In the second edition of our “Plant health policy at a glance” blog series, we explore the crucial role of National Plant Protection Organizations (NPPOs) in tackling ToBRFV and ToLCNDV in tomatoes and cucurbits through national plant health policies.
What is an NPPO?
The International Plant Protection Convention (IPPC) defines an NPPO as the “official service established by a government to discharge the functions specified by the IPPC”. The establishment of a functional NPPO is a national obligation for all contracting parties to the IPPC (i.e. a country that has joined the IPPC). The IPPC outlines both the functions of the NPPO as well as those of the contracting party. In practice however, the NPPO frequently carries out the contracting party’s responsibilities. According to the IPPC, the key functions and responsibilities of an NPPO are as follows:
- Distribute information within their territory regarding regulated pests and how to prevent and control them.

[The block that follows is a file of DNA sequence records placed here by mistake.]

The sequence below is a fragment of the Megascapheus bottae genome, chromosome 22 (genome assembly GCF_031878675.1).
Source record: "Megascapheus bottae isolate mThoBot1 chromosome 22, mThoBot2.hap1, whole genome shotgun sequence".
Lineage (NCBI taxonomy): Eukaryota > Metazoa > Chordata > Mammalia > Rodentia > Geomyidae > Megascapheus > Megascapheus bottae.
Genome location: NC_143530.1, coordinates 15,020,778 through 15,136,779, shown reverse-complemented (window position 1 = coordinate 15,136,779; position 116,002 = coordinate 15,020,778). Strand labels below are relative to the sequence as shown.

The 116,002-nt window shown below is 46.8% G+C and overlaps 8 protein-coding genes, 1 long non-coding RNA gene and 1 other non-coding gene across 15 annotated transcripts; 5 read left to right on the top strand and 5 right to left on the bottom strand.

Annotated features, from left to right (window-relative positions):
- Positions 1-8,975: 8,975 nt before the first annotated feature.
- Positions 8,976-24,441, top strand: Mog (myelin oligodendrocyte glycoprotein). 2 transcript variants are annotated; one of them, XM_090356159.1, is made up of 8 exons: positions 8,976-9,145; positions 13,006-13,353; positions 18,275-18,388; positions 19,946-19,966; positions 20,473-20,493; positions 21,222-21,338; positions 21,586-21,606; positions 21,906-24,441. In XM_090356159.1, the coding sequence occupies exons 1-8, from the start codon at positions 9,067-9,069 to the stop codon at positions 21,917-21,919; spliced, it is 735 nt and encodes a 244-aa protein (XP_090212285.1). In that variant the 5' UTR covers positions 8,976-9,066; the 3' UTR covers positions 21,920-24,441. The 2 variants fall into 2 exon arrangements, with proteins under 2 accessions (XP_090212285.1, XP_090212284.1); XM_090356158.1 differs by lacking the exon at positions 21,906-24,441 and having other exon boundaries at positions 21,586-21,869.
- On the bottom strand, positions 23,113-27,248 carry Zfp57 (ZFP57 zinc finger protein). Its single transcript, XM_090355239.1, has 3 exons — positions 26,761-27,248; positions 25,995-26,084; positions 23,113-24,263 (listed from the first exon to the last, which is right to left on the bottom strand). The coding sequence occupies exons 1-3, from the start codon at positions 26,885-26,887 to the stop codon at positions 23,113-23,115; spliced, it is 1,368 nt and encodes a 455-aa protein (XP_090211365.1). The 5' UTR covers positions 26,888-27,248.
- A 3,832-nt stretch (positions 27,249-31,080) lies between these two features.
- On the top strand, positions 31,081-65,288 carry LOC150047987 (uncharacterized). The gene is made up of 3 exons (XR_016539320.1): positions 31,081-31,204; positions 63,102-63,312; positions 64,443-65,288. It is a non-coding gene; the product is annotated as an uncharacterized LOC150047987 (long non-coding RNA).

- Conduct research and investigation in the field of plant protection.
- Issuing and enforcing of phytosanitary regulations and certificates.
- Surveil growing plants in cultivated areas (e.g. greenhouses) and in wild flora, and monitor plants in storage or transportation. This should be done to report and control plant pests.
- Inspect, disinfest and disinfect plants moving in international traffic in order to prevent the introduction and/or spread of plant pests.
- Protect endangered areas and the designation, maintenance and surveillance of pest free areas and areas of low pest prevalence.
- Conduct pest risk analyses.
- Ensure that the phytosanitary security of consignments after certification regarding composition, substitution and reinfestation is maintained prior to export.
- Engage in staff training and development.
How NPPOs support plant health through their policies
In a nutshell, the IPPC determines the functions of an NPPOs, unless a country has not yet joined the IPPC. This is however rarely the case, as currently, almost all of the world’s countries (184 in total) are part of the IPPC. Essentially, NPPOs support plant health through their policies in three core areas: plant pest surveillance, import verification and export certification of plants.